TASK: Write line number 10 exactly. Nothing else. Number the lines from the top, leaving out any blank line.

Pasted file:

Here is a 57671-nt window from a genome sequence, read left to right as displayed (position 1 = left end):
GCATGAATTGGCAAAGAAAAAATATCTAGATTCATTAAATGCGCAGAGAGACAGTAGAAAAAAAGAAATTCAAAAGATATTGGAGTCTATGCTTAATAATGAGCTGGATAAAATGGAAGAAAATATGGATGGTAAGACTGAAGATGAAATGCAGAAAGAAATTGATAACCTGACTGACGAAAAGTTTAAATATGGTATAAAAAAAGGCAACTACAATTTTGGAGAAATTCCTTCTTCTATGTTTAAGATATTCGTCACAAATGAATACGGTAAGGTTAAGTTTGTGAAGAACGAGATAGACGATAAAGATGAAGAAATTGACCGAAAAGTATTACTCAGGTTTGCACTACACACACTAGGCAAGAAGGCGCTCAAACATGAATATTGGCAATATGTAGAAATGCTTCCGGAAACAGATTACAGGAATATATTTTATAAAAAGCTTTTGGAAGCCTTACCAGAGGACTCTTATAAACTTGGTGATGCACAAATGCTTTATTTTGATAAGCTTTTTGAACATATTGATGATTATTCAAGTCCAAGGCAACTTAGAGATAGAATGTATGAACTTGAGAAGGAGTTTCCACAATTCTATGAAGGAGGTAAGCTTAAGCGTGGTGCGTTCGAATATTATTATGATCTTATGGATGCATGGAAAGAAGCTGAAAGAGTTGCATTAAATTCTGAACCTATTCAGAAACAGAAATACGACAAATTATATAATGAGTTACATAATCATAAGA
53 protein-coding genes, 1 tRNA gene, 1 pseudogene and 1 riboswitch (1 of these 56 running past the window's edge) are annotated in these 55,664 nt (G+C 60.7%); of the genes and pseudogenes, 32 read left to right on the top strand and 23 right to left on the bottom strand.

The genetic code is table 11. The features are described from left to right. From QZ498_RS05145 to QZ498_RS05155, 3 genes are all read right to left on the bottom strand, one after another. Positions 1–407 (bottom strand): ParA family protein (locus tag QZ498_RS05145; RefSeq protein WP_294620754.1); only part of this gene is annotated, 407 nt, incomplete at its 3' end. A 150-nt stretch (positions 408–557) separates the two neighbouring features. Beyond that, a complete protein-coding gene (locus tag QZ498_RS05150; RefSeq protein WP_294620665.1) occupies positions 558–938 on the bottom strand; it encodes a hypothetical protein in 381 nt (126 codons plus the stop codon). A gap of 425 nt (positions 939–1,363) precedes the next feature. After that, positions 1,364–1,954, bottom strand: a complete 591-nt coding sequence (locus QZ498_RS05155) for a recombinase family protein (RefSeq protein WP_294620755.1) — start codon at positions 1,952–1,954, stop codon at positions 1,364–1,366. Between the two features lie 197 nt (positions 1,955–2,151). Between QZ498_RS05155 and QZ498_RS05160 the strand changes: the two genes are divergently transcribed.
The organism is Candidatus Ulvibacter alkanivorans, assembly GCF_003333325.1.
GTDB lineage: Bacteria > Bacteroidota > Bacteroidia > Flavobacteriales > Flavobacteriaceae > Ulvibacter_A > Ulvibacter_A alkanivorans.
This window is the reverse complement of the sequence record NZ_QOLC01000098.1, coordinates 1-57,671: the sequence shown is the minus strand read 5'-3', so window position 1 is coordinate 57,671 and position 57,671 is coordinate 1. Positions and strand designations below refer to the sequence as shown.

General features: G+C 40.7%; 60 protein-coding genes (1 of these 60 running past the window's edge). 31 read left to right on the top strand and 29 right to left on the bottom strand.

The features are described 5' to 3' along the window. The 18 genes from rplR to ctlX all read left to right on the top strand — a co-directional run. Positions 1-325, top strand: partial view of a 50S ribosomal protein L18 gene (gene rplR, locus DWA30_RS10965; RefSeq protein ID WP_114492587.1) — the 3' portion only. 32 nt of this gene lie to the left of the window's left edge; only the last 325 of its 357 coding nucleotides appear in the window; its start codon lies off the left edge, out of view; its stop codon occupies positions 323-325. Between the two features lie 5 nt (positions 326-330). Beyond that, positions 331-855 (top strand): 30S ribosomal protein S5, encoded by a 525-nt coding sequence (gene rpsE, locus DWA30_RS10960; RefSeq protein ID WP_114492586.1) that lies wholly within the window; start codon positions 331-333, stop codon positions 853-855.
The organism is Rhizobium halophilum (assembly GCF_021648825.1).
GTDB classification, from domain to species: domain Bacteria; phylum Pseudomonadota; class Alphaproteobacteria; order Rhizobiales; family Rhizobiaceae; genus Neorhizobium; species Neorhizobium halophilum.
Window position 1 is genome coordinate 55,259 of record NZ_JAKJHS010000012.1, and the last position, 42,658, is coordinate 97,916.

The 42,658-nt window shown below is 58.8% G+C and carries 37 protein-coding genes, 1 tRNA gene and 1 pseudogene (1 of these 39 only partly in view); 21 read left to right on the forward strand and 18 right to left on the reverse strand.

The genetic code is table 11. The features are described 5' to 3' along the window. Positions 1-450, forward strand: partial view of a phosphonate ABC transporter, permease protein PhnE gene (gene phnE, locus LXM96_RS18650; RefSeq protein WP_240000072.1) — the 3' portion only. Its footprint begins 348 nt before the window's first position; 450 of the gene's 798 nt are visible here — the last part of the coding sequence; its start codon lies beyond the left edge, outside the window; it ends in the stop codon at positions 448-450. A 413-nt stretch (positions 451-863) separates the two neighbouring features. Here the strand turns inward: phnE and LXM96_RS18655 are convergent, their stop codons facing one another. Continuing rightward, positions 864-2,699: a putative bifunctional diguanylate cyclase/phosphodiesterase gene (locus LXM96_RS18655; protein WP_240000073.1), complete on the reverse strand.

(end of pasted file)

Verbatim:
The organism is Rhizobium halophilum (assembly GCF_021648825.1).